by the method already described.
Excitation and emission light will be absorbed (gain). The
influence of turbidity on the measured uranine
concentration has to be determined during the turbidity calibration,
and a correction is applicable.
Turbidity is measured in a wavelength that is not
influenced by tracer excitation/emission spectra; here a red LED
at 625 nm is used.
Rather than laboratory tests and calibrations, field tests were
needed to validate the fluorometer. Precision and accuracy are
important parameters to be tested in the cave environment to
evaluate their consistency with the objectives and context of
the tracing (Smart 2005). The Fluo-G has been tested in the
framework of hydrogeological studies in 2015 and 2016 at the
University of Namur (Belgium). Four experiments were
conducted into different karst systems of southern Belgium
(Fig. 3). Different sampling environments were selected:
A surface karst resurgence with daylight interference
An underground river with a pebble riverbed, high water
current and artificial lighting
An underground river with a mud riverbed and very low
Drip-water from a stalactite
The Fluo-G was coupled to additional sampling methods in
order to compare monitoring results. An automatic water
sampler and laboratory spectrofluorometer was used for test No. 1.
A GGUN FL30 fluorometer (Schnegg 2002) was used for test
No. 2. All fluorometers and the spectrofluorometer were
calibrated using the site blank water and the same uranine.
The Haquin karst system (Lustin) was investigated during the
first test (Fig. 3b). It is a 3-km-long sinkhole-resurgence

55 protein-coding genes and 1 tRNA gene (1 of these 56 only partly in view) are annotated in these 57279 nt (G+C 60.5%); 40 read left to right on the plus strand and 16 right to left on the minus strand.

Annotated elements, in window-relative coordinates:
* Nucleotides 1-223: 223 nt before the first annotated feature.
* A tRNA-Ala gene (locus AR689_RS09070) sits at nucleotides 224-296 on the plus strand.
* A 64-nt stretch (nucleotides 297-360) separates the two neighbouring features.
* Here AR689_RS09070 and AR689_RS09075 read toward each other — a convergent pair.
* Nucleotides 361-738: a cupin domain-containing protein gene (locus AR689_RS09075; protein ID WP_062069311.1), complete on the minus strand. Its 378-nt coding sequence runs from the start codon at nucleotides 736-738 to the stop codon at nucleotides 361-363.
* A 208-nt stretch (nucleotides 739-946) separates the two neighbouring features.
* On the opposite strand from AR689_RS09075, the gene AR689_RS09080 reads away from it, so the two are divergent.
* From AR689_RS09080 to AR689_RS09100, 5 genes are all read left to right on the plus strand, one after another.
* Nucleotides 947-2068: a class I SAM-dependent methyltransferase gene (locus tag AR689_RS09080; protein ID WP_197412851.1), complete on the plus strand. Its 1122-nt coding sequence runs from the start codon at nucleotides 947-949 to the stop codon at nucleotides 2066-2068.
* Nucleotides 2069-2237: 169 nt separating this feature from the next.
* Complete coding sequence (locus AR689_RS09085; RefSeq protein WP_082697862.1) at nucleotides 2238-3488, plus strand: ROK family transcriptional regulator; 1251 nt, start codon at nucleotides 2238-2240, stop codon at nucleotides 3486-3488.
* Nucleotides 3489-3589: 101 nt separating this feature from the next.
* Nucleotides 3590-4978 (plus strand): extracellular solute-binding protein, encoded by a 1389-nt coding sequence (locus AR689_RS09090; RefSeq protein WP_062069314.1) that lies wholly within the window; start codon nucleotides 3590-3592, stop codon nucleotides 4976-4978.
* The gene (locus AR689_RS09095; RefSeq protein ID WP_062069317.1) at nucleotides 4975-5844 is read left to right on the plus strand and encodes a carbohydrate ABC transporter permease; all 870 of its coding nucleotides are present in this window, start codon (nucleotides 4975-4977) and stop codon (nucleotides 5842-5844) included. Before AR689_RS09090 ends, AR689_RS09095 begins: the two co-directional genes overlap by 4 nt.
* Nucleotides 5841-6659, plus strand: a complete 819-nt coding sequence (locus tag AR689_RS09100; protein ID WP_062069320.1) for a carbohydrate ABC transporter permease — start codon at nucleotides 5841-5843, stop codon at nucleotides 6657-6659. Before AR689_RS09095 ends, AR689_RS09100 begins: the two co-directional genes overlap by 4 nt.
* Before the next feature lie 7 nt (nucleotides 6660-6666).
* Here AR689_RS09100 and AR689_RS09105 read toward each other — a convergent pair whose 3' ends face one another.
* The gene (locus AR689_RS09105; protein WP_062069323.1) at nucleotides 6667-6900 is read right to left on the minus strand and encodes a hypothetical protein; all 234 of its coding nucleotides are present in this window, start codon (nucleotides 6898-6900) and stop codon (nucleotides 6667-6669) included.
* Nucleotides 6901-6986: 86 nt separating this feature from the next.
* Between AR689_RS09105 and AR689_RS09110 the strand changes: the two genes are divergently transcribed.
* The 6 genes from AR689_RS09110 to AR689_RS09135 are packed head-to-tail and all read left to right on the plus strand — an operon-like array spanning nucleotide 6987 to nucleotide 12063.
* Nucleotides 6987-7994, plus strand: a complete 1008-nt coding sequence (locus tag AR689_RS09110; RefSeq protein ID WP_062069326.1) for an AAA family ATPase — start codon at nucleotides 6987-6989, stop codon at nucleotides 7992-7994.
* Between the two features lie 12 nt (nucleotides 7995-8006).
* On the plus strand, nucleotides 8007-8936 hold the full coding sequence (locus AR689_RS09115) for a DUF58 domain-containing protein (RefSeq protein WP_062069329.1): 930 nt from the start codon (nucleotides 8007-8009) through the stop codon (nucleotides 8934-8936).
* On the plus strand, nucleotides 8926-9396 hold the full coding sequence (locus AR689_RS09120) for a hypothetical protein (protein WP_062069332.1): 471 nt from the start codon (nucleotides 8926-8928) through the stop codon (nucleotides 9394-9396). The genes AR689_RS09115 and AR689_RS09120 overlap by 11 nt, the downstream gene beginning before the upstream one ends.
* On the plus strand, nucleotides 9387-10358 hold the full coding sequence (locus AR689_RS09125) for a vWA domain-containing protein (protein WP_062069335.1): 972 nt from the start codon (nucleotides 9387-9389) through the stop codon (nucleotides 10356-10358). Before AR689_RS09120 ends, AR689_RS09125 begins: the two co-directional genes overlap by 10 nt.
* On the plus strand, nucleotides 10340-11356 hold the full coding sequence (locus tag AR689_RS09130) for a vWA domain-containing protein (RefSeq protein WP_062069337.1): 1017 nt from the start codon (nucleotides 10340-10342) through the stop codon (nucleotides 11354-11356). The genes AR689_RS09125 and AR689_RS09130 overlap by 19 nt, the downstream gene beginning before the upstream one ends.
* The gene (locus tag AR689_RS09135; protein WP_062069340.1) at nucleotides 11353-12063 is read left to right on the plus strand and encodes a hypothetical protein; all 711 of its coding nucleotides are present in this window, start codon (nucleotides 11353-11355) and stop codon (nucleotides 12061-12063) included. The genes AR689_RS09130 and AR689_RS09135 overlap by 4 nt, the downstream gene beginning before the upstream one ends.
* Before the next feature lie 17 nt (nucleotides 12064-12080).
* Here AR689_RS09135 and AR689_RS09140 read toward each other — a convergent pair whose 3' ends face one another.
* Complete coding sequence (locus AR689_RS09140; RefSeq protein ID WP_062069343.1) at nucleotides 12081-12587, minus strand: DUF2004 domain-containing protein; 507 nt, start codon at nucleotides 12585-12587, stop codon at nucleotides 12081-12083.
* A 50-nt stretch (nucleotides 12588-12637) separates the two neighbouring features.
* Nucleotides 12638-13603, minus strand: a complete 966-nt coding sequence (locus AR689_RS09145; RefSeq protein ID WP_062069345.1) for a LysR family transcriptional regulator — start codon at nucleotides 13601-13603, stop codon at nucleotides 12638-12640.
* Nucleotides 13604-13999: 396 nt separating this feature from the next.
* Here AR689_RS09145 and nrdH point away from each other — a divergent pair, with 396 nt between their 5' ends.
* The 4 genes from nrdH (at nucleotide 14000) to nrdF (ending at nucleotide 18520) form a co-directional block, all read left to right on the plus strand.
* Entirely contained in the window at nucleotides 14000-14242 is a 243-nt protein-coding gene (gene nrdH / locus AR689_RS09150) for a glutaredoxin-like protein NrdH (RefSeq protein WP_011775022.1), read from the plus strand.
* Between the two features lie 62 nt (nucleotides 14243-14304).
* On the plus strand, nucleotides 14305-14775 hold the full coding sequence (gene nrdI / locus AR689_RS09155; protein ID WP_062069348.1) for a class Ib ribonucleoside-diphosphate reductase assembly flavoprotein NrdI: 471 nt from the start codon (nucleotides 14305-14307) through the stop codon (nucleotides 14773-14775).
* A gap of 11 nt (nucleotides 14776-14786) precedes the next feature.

system in Frasnian limestones of southern Belgium. The
resurgence was equipped with an automated water sampler with a
1-h time step during 48 h. Water samples were analyzed with
Fig. 3 Maps of the study sites. a
Location of the test sites within
the southern Belgium limestones.
b Location of test Nos. 1 and 3 in
the Frasnian limestones of the
Meuse valley. c Location of test
Nos. 2 and 4 in the Givetian
limstones of the Lomme Valley. d
Cross-section in the Rochefort
cave showing the surface-to-cave
dye tracing (No. 4) in the Givetian
an Agilent spectrofluorometer at the University of Namur.
Three Fluo-G were installed in the resurgence with a 5-min
The three Fluo-G breakthrough curves show similar results
after correction with calibration formulas (Fig. 4). In-situ
measurements are also in good fit with results from the laboratory
spectrofluorometer. The first arrival-of-tracer events are
similar and the maximum concentration difference is 0.2–0.8 ppb.
Those results show the ability of the Fluo-G to give reliable
data in terms of precision (the three devices give the same
results) and accuracy (as the spectrofluorometer value is
expected to be the most accurate measurement).
Fig. 4 Breakthrough curves for test No. 1. Comparison between
spectrofluorometer laboratory analysis on water samples (green dots)
and three Fluo-G in-situ fluorometers (FLUOG#1, 2, 3). The influence
of daylight on the Fluo-G measurement is visible
An important daylight noise is observable in all the
breakthrough curves. The dark measurement allows a partial
correction and the BTC is easily distinguishable from the noise;
nevertheless, a daylight coverage should be implemented for
surface measurements. Additional smoothing of the data can
easily remove residual daylight noise.
Test No. 2: underground river with pebble riverbed, high
water current and artificial lighting
The second field test was conducted in the Givetian
limestones of the Lomme karst system (Fig. 3c). The Fluo-G and
a GGUN-FL30 field fluorometers were installed in the
Rochefort cave underground river (50 L/s). This river has high
current and a pebble riverbed. Uranine was injected in a small
sinkhole 1 km upstream and the GGUN FL30 fluorometer
(Schnegg 2002) was used for comparison as it is a reference
in modern submersible fluorometers (Goldscheider et al.
Figure 5 shows the strong similitude between the GGUN
FL30 and the Fluo-G BTCs. Basic features of the restitution
are the same: time of first arrival (24 h), peak time (33 h) and
maximum concentration (difference of 0.7 ppb). Total
restitution difference is 3.3% between the first arrival and t = 100 h.